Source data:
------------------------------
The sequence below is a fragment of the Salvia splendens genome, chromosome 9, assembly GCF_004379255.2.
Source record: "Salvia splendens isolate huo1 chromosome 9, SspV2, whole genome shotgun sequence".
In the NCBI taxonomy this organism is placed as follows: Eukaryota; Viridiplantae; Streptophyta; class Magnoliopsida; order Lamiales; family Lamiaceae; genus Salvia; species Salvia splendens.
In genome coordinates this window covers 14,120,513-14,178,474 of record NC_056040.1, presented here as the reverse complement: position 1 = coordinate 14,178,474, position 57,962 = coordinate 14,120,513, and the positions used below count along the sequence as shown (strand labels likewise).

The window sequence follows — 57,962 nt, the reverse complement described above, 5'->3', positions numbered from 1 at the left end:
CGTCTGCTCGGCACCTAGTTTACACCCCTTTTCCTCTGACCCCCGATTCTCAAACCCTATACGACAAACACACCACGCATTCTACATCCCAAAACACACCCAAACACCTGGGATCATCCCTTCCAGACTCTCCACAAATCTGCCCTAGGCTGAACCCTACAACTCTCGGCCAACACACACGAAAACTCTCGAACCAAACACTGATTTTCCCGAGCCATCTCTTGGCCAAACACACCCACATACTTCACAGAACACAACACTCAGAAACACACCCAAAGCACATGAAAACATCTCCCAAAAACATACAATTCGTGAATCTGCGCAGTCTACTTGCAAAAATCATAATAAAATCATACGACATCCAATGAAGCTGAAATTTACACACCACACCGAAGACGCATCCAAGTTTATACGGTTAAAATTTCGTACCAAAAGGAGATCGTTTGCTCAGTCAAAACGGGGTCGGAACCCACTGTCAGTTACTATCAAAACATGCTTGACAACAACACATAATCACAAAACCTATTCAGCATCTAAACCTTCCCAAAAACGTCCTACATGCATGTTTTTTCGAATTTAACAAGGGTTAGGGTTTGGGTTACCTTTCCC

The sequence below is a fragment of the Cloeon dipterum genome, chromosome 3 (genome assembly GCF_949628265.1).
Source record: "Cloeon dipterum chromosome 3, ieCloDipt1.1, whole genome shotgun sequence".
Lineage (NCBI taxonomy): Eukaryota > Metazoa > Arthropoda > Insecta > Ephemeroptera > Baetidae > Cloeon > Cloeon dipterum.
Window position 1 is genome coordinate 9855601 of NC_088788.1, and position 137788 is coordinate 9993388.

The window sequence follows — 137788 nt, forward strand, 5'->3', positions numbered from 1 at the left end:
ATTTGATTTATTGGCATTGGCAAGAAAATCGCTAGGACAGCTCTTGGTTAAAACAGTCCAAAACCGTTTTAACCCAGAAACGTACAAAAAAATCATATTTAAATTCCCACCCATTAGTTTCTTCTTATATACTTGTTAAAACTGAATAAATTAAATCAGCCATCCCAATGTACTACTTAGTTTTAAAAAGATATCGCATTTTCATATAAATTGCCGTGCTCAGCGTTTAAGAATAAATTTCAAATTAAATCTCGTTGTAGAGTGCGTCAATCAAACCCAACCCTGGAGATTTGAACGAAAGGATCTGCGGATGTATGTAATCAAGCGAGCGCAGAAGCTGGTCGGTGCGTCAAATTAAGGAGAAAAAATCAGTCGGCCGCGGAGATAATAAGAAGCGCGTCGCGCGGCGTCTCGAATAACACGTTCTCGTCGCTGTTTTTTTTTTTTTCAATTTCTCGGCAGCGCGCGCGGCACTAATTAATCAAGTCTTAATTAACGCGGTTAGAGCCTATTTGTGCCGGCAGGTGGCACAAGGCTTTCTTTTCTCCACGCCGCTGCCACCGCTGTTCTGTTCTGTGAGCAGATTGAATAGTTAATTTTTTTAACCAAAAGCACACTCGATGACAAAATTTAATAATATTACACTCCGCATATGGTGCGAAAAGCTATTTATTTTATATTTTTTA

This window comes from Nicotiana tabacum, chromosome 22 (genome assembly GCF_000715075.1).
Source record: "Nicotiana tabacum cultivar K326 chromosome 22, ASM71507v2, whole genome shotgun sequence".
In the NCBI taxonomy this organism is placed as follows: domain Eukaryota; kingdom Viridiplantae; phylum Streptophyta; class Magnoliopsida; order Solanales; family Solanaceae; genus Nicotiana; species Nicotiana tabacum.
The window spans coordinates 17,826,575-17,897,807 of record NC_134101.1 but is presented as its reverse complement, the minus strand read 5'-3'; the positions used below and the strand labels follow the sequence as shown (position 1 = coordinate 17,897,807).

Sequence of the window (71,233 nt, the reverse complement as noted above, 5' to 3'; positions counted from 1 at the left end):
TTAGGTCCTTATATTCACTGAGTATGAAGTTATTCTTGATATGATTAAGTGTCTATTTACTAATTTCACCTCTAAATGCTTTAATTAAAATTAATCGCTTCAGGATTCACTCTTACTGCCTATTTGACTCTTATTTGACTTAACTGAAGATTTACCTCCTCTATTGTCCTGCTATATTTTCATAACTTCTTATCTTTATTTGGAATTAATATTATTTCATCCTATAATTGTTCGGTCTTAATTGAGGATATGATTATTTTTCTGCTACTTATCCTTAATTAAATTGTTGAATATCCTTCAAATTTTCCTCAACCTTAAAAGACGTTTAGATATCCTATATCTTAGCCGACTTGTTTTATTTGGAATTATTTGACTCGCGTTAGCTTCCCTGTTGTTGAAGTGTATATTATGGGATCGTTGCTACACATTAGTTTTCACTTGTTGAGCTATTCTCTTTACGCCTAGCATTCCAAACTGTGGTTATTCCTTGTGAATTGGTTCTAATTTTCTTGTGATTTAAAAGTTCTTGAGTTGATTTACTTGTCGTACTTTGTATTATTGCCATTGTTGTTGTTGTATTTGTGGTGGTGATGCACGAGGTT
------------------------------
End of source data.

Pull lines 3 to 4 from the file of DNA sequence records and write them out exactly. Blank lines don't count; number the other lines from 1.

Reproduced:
In the NCBI taxonomy this organism is placed as follows: Eukaryota; Viridiplantae; Streptophyta; class Magnoliopsida; order Lamiales; family Lamiaceae; genus Salvia; species Salvia splendens.
In genome coordinates this window covers 14,120,513-14,178,474 of record NC_056040.1, presented here as the reverse complement: position 1 = coordinate 14,178,474, position 57,962 = coordinate 14,120,513, and the positions used below count along the sequence as shown (strand labels likewise).